Reflections and Practical Applications of Dow Theory
by Martin Goldberg CMT. November 6, 2003
The Dow Theory is the oldest and the most well know technical theory used for determining and investing with the long-term trend of the stock market. But many stock market experts believe that the Dow Theory is no longer relevant. They back up their belief with its underperformance versus other methods over the last 10-plus years. I think that the concept of "confirmation", which is the basis for the Dow Theory is still sound; although strict interpretation of the Dow Theory applied only to the Industrial and Transport sectors may no longer be relevant in today's economy. This is because of the overall shift of the US from an industrial to a service economy. In this article, I present a brief description of the Dow Theory, and provide two practical applications of Dow Theory principles applied in an alternate, yet practical way.
The analyses presented in this article indicate that the apparent long-term "new" bull market is suspect, and the latest move in homebuilders stocks is ominous.
Overview of Dow Theory
The first part of the Dow Theory is basic. There are three types of stock market movements. A primary or secular trend which takes place over the course of years. There are secondary or correction movements, which take place from weeks to months. These run contrary to the primary trend. There are day-to-day fluctuations, which can move in either direction (bull or bear), and are of no particular importance (except to day traders). The overall objective of Dow Theory is to determine and invest with the primary trend.
The second part of the Dow Theory is that the Dow Jones Industrial Average and the Transportation Average must corroborate or confirm each other's direction for there to be a reliable market trend. When movements of several weeks or longer take place and are confined to a range of about 5%, this is known as a trading range. According to the Theory, when both averages break out above this range, prices should head higher. When both averages break down below this line, prices should head lower. If one average breaks out and the other doesn't, the move is said to be inconclusive. Such unconfirmed moves in an average are suspect and may be considered false, until confirmed by the other index.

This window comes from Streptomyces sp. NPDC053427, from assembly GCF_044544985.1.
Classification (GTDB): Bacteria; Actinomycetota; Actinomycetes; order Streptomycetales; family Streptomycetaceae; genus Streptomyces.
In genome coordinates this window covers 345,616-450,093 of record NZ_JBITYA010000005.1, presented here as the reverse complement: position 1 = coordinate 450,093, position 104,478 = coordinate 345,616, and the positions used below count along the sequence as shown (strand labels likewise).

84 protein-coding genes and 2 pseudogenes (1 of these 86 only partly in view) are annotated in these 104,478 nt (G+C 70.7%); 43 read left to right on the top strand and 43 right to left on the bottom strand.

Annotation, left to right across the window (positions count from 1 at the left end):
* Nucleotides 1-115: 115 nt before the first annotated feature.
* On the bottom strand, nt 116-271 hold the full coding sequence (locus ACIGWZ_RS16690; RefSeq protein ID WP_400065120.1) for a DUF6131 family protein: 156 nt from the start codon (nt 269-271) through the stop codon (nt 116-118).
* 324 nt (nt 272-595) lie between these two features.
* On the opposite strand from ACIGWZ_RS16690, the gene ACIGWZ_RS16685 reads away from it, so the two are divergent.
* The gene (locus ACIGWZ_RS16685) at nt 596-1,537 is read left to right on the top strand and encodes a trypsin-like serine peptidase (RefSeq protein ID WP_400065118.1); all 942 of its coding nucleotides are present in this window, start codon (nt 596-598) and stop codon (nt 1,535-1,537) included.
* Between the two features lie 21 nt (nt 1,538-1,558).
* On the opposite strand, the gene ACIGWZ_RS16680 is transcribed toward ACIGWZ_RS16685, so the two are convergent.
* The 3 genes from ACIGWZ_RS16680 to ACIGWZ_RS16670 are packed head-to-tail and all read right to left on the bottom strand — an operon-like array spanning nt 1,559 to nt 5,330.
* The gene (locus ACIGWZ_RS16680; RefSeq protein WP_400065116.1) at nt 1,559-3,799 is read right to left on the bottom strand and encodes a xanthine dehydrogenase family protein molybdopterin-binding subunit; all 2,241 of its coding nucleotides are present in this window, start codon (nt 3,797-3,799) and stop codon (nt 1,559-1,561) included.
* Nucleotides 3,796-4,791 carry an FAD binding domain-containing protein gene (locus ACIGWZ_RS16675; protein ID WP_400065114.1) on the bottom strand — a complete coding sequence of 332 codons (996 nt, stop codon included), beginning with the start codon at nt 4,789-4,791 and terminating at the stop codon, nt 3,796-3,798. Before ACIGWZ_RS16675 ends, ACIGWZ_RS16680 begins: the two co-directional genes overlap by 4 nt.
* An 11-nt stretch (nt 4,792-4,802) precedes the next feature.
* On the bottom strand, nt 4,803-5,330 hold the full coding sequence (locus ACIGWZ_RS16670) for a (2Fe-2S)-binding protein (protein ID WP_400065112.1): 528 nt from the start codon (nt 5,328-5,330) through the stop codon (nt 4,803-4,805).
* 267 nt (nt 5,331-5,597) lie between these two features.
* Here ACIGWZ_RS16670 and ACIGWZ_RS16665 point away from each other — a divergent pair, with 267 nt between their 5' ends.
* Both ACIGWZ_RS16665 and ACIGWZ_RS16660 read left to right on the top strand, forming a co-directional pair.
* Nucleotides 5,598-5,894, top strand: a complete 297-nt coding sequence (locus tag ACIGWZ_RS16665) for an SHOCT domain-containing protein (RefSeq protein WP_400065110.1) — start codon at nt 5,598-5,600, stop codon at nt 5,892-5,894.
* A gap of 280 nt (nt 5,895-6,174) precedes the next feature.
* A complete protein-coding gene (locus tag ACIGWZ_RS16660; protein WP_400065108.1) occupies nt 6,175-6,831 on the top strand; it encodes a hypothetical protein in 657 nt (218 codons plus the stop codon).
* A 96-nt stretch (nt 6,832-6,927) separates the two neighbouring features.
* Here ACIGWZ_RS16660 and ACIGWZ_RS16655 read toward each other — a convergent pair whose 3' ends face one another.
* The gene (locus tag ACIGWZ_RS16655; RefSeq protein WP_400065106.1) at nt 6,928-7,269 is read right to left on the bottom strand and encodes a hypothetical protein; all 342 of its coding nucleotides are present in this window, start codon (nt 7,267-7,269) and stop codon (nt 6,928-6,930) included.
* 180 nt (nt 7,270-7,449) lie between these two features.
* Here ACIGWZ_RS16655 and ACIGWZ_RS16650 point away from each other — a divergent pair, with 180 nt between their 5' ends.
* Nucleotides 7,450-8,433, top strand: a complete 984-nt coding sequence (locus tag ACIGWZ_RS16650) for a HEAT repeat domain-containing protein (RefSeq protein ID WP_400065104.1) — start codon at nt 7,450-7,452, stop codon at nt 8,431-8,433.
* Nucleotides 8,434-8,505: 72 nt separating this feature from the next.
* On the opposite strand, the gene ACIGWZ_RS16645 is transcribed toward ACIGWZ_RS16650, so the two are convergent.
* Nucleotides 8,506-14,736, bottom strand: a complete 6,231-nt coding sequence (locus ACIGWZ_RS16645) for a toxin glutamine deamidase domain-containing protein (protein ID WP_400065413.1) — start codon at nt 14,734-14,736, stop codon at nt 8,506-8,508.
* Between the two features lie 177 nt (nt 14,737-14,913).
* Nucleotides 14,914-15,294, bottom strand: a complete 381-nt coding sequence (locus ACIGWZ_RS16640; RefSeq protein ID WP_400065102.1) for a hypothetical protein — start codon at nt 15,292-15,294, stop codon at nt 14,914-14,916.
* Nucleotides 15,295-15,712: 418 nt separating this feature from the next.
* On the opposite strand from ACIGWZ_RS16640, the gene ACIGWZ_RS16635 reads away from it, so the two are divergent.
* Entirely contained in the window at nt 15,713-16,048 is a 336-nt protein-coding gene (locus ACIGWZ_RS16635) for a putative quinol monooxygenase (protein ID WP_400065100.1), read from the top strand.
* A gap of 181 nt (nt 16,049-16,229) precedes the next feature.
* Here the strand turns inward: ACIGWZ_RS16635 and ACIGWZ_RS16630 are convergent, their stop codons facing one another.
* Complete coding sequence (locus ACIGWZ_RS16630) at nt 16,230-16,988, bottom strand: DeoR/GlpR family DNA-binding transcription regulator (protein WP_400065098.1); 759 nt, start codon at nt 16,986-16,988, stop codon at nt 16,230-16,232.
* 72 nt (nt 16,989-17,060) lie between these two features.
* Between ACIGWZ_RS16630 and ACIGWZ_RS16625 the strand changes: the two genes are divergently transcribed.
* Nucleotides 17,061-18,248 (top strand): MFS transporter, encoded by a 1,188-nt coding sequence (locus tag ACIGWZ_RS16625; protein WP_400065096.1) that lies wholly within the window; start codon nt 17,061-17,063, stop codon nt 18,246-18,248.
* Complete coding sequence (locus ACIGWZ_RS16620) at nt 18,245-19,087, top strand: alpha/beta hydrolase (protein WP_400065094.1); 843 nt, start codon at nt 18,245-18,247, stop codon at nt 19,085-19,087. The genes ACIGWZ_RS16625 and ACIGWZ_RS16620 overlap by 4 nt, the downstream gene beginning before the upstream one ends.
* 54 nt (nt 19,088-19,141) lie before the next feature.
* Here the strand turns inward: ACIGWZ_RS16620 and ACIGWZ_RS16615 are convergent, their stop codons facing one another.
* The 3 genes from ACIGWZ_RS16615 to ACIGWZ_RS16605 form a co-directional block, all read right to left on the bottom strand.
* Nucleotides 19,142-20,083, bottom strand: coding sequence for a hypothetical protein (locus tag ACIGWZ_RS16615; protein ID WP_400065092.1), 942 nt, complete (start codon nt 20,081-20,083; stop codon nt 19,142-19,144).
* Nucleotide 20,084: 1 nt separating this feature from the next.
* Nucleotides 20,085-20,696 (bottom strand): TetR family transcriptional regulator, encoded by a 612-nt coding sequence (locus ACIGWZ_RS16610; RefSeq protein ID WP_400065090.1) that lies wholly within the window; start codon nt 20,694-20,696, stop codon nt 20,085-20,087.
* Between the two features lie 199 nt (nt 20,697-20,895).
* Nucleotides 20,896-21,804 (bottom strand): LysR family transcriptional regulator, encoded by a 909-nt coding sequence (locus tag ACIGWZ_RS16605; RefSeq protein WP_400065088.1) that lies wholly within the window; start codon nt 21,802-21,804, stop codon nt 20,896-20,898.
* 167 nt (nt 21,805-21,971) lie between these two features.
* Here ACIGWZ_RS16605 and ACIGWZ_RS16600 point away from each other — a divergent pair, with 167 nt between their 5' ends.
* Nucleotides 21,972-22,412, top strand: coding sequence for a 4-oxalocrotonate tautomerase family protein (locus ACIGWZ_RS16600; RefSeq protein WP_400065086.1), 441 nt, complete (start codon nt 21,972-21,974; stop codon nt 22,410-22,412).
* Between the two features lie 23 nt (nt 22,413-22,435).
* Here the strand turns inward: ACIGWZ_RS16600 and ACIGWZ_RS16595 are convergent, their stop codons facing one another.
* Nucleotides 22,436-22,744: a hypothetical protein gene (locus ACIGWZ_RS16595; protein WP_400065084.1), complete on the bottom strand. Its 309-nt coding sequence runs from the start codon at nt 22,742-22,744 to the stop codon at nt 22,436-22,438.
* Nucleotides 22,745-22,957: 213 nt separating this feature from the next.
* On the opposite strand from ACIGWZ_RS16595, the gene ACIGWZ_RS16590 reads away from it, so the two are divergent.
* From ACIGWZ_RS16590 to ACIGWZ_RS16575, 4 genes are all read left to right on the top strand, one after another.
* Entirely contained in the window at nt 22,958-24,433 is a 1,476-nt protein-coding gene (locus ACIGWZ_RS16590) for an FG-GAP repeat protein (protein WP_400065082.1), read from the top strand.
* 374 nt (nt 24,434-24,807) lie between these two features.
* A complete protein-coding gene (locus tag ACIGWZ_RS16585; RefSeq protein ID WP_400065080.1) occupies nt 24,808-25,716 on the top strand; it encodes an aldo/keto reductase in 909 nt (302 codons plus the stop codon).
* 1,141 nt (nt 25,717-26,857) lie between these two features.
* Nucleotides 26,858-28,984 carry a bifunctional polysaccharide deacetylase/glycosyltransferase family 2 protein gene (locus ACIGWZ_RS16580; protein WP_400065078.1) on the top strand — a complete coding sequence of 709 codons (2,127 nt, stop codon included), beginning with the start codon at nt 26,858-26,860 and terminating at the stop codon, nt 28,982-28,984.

The logic behind the original Dow Theory is that both the industrials and the transports are independent of each other. Yet, for the industrials to get their product to market, they must use the transports. When the industrials are doing well, the transports should also do well. However, when one sector is doing substantially better than the other, a divergence is taking place. This demonstrates that one sector is much stronger than the other; and if it continues, without the other sector catching up, a major reversal in the market will take place. For the confirmation to take place, it isn't necessary for both averages to cross at the same time. However, the one should then follow the other before the first average crossing pulls back across the former trading range.
Criticism of Dow Theory
W.H.C. Bassetti, the editor and co-author of Technical Analysis of Stock Trends, 8th edition, says that the Dow Theory is no longer adequate to predict the primary trend of the stock market. His argument is based on the greater amount of complexity in today's economy compared to when the original Dow Theory was established at the turn of the 20th century. He offers an alternative to the Industrial and Transport confirmation, which is to utilize the Dow, S&P, and NASDAQ averages together instead of the Dow Industrials and Transports. He says, that when all of these three averages agree in the direction of their (up) trends, "Bulls may assume to be safe in general…"